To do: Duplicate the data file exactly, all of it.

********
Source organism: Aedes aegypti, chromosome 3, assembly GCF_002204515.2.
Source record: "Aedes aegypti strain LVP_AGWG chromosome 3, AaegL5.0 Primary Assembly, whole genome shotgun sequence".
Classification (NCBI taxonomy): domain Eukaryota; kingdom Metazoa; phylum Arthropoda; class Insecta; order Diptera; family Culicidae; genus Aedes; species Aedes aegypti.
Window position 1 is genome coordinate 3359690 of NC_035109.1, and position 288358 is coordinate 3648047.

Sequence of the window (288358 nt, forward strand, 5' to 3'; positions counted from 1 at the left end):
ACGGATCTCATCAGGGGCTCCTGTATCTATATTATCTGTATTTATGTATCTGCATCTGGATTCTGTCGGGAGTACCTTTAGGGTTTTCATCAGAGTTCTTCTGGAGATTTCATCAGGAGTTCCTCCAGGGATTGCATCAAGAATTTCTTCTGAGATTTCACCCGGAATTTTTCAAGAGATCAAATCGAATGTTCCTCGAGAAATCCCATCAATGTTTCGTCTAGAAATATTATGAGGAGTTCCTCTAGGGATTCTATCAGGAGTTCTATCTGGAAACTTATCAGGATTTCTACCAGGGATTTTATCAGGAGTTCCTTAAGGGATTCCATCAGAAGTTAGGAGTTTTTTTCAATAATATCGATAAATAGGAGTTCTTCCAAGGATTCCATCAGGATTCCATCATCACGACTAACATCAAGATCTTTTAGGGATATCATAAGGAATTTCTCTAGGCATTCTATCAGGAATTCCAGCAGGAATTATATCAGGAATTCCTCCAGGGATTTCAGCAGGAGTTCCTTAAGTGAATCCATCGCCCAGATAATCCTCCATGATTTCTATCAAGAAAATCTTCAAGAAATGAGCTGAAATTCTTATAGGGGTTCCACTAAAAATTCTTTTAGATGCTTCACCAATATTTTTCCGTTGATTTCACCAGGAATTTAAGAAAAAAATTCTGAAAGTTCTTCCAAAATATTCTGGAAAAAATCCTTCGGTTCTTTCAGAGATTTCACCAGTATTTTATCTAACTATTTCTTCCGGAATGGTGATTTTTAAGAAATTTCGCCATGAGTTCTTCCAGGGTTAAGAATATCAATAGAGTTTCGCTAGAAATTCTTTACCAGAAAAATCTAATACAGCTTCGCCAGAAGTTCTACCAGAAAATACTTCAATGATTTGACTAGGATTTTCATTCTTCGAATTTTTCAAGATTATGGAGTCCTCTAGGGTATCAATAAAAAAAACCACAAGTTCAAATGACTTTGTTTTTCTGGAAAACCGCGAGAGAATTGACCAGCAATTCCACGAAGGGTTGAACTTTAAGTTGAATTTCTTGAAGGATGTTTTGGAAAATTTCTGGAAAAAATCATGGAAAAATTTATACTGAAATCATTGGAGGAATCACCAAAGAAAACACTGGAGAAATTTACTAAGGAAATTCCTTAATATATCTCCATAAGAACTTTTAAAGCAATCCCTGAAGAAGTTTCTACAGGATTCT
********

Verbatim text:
Source organism: Aedes aegypti, chromosome 3, assembly GCF_002204515.2.
Source record: "Aedes aegypti strain LVP_AGWG chromosome 3, AaegL5.0 Primary Assembly, whole genome shotgun sequence".
Classification (NCBI taxonomy): domain Eukaryota; kingdom Metazoa; phylum Arthropoda; class Insecta; order Diptera; family Culicidae; genus Aedes; species Aedes aegypti.
Window position 1 is genome coordinate 3359690 of NC_035109.1, and position 288358 is coordinate 3648047.

Sequence of the window (288358 nt, forward strand, 5' to 3'; positions counted from 1 at the left end):
ACGGATCTCATCAGGGGCTCCTGTATCTATATTATCTGTATTTATGTATCTGCATCTGGATTCTGTCGGGAGTACCTTTAGGGTTTTCATCAGAGTTCTTCTGGAGATTTCATCAGGAGTTCCTCCAGGGATTGCATCAAGAATTTCTTCTGAGATTTCACCCGGAATTTTTCAAGAGATCAAATCGAATGTTCCTCGAGAAATCCCATCAATGTTTCGTCTAGAAATATTATGAGGAGTTCCTCTAGGGATTCTATCAGGAGTTCTATCTGGAAACTTATCAGGATTTCTACCAGGGATTTTATCAGGAGTTCCTTAAGGGATTCCATCAGAAGTTAGGAGTTTTTTTCAATAATATCGATAAATAGGAGTTCTTCCAAGGATTCCATCAGGATTCCATCATCACGACTAACATCAAGATCTTTTAGGGATATCATAAGGAATTTCTCTAGGCATTCTATCAGGAATTCCAGCAGGAATTATATCAGGAATTCCTCCAGGGATTTCAGCAGGAGTTCCTTAAGTGAATCCATCGCCCAGATAATCCTCCATGATTTCTATCAAGAAAATCTTCAAGAAATGAGCTGAAATTCTTATAGGGGTTCCACTAAAAATTCTTTTAGATGCTTCACCAATATTTTTCCGTTGATTTCACCAGGAATTTAAGAAAAAAATTCTGAAAGTTCTTCCAAAATATTCTGGAAAAAATCCTTCGGTTCTTTCAGAGATTTCACCAGTATTTTATCTAACTATTTCTTCCGGAATGGTGATTTTTAAGAAATTTCGCCATGAGTTCTTCCAGGGTTAAGAATATCAATAGAGTTTCGCTAGAAATTCTTTACCAGAAAAATCTAATACAGCTTCGCCAGAAGTTCTACCAGAAAATACTTCAATGATTTGACTAGGATTTTCATTCTTCGAATTTTTCAAGATTATGGAGTCCTCTAGGGTATCAATAAAAAAAACCACAAGTTCAAATGACTTTGTTTTTCTGGAAAACCGCGAGAGAATTGACCAGCAATTCCACGAAGGGTTGAACTTTAAGTTGAATTTCTTGAAGGATGTTTTGGAAAATTTCTGGAAAAAATCATGGAAAAATTTATACTGAAATCATTGGAGGAATCACCAAAGAAAACACTGGAGAAATTTACTAAGGAAATTCCTTAATATATCTCCATAAGAACTTTTAAAGCAATCCCTGAAGAAGTTTCTACAGGATTCT